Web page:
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I'm getting tired of this. I'll sign off by saying that I've shown this thread to two friends. Neither have any real interest in the case and so no bias either way. They are both intelligent guys ; both have degrees so I asked their opinion. They both said pretty much the same thing. To the effect; this David bloke is probably right but there surely has to be a possibility however remote that he's not.
An unbiased view.
Not used to that.

Herlock
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  #3397  
Old 06-09-2017, 04:33 AM
Herlock Sholmes Herlock Sholmes is offline
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A new day and a final post on this wearying thread. To be honest it's a thread that should be closed down now as everyone appears to believe that David has applied the final nail to the coffin. Although why he couldn't have done it twenty years ago and saved all those pro-diary people the wasted time and effort I can't think.
I've always said that David could be right; even likely to be right. I'm not pro or anti-diary. I try to remain open and explore possibilities no matter how remote. I've never claimed to always be right.
I still maintain, no matter how much derision is directed my way, that there has to be a possibility, surely, that a phrase used in certain industries could have been used by a few people in conjunction with another word. Eg 'one off instance.' And that just because that phrase or any similar one hasnt survived in correspondence. Not official documentation, just in private letters which would automatically have been disposed of after being read. Now that suggestion could be wrong (David will obviously say that it is). But I don't think that it's ludicrous or far fetched. That's it's absolutely impossible that a phrase or collection of related phrases, colloquial phrases, couldn't possibly have not survived in written correspondence?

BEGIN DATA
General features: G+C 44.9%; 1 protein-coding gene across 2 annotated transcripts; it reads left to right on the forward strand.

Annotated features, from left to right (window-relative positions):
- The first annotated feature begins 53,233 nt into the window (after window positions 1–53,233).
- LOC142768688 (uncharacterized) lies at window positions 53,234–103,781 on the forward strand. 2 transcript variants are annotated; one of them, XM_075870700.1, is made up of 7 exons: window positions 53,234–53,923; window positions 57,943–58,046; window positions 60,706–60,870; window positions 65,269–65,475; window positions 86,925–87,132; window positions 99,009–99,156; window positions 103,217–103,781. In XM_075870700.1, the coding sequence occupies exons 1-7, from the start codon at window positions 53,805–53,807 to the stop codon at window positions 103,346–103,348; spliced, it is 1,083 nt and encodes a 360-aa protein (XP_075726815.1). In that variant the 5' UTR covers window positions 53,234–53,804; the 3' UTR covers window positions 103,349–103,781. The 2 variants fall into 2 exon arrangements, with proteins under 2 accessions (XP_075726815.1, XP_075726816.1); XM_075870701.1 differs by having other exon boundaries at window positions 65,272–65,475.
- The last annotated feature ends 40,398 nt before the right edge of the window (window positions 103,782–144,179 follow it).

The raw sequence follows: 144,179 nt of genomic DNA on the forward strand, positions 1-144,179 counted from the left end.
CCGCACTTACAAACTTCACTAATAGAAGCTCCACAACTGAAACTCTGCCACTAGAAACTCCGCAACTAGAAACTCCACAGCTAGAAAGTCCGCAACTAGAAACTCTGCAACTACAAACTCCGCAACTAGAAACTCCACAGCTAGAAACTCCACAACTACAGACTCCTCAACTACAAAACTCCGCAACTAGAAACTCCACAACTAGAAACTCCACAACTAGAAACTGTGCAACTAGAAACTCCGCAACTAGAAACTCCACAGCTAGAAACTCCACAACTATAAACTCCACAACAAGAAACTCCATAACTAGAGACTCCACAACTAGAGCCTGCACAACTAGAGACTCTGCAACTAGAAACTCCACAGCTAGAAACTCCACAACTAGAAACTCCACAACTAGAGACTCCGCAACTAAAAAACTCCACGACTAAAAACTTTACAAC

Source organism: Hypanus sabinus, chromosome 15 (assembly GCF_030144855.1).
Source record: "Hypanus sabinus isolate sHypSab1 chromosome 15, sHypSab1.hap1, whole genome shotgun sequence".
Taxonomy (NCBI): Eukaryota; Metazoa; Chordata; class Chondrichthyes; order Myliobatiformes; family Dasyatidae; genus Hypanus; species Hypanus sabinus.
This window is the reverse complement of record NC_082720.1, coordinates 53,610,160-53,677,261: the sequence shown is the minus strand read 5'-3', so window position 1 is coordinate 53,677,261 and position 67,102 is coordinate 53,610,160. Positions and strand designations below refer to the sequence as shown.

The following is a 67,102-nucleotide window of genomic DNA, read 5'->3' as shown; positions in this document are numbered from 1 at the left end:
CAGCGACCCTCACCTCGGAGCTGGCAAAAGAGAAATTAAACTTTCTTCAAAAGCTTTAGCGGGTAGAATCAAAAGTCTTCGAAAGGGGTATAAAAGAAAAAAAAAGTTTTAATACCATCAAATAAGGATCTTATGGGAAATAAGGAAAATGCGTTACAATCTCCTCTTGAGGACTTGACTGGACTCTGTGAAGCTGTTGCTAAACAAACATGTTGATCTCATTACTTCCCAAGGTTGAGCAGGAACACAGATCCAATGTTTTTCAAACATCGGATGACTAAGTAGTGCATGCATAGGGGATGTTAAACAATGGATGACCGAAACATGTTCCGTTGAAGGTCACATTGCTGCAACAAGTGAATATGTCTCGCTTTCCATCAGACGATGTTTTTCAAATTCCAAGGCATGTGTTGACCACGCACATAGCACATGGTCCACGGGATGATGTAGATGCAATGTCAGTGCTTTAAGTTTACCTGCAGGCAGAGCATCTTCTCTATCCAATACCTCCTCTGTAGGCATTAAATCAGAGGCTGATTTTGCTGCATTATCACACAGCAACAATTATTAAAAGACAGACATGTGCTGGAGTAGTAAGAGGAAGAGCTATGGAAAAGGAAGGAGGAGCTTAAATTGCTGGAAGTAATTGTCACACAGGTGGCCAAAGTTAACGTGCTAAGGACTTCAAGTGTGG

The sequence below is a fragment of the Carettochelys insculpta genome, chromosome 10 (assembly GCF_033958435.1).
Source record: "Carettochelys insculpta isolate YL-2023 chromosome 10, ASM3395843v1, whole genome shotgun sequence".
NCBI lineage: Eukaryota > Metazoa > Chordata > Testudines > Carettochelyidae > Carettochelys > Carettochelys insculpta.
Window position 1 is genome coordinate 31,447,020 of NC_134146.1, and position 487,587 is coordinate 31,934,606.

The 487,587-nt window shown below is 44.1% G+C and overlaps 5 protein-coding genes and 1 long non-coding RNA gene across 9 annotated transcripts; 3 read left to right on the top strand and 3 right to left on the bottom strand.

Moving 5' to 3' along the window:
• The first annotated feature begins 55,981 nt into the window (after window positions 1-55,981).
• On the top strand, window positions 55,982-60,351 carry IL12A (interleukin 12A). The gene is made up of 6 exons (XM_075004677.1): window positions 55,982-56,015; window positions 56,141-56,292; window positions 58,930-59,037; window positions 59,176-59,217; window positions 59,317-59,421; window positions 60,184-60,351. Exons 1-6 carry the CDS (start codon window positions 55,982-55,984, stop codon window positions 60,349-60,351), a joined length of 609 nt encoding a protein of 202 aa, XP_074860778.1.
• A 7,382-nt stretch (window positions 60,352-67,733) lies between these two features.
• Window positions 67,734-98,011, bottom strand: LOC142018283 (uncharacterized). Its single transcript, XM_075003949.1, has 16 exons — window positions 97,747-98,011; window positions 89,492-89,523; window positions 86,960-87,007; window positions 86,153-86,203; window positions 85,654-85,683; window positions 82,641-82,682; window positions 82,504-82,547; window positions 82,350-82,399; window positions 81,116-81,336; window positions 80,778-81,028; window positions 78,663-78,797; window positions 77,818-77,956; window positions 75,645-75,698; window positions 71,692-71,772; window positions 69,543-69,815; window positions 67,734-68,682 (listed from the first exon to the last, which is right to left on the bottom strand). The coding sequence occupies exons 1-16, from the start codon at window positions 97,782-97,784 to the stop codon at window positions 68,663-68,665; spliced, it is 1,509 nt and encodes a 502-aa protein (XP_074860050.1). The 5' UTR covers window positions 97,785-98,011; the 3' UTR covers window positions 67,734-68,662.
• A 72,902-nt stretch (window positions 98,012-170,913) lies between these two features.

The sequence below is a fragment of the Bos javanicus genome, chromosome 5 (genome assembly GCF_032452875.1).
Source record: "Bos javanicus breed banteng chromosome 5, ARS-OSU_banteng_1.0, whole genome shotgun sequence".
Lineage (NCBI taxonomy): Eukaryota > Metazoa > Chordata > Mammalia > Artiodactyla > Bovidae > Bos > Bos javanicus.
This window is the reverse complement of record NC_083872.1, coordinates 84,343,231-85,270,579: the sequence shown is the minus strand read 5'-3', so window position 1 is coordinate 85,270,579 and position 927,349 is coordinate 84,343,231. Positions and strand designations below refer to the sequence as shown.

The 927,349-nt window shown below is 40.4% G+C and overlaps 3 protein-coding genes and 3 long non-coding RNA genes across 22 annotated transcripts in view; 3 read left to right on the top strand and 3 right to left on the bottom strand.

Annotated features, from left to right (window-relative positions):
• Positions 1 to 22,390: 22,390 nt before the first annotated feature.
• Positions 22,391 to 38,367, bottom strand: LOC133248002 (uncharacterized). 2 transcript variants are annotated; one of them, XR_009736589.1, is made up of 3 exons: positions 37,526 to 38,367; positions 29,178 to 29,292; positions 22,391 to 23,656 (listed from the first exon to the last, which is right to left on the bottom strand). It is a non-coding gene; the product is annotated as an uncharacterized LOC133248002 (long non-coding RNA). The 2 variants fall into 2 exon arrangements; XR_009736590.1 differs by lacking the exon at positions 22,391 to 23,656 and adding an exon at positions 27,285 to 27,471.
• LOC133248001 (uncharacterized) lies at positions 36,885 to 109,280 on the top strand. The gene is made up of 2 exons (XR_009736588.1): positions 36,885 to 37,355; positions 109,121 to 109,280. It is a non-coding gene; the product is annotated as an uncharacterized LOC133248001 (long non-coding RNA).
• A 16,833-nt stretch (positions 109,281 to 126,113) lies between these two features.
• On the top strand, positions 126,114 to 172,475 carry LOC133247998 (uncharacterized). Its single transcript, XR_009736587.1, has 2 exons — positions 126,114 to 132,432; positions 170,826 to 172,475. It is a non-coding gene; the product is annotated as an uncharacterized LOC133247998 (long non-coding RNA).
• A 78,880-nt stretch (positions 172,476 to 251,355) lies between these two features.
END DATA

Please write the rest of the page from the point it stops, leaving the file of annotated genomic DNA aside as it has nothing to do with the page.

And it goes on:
I've now shown this thread to 5 people (perhaps just to reassure myself that I'm not insane or even stupid). All intelligent, unbiased people. And non of them can see how my suggestion is absolutely impossible. Wrong, yes obviously. But definately not stupid or far fetched.
That said, I see that there's no point in going around in circles. I'd always heard that diary debate got a little heated and there's no issue with that. It's just a new experience for me to have a pretty moderate viewpoint treated as if I'd suggested that the main component of the moon was Red Leicester. Or that there's one person on the thread that there's no point in debating because he simply cannot be wrong.

Best regards to all
Herlock

I'm off to another thread where I intend to propose Abberline's wife as JTR
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  #3398  
Old 06-09-2017, 05:10 AM
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caz caz is offline
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Quote:
Originally Posted by Herlock Sholmes View Post
Hi Caz

I'd say that anyone who, when considering creating a forged diary of a well-to-do businessman who was part of a famous case (one that involved a will), doesn't even consider the possibility of surviving examples of handwriting, can only be describe, I would have thought, as 'monumentally dim.'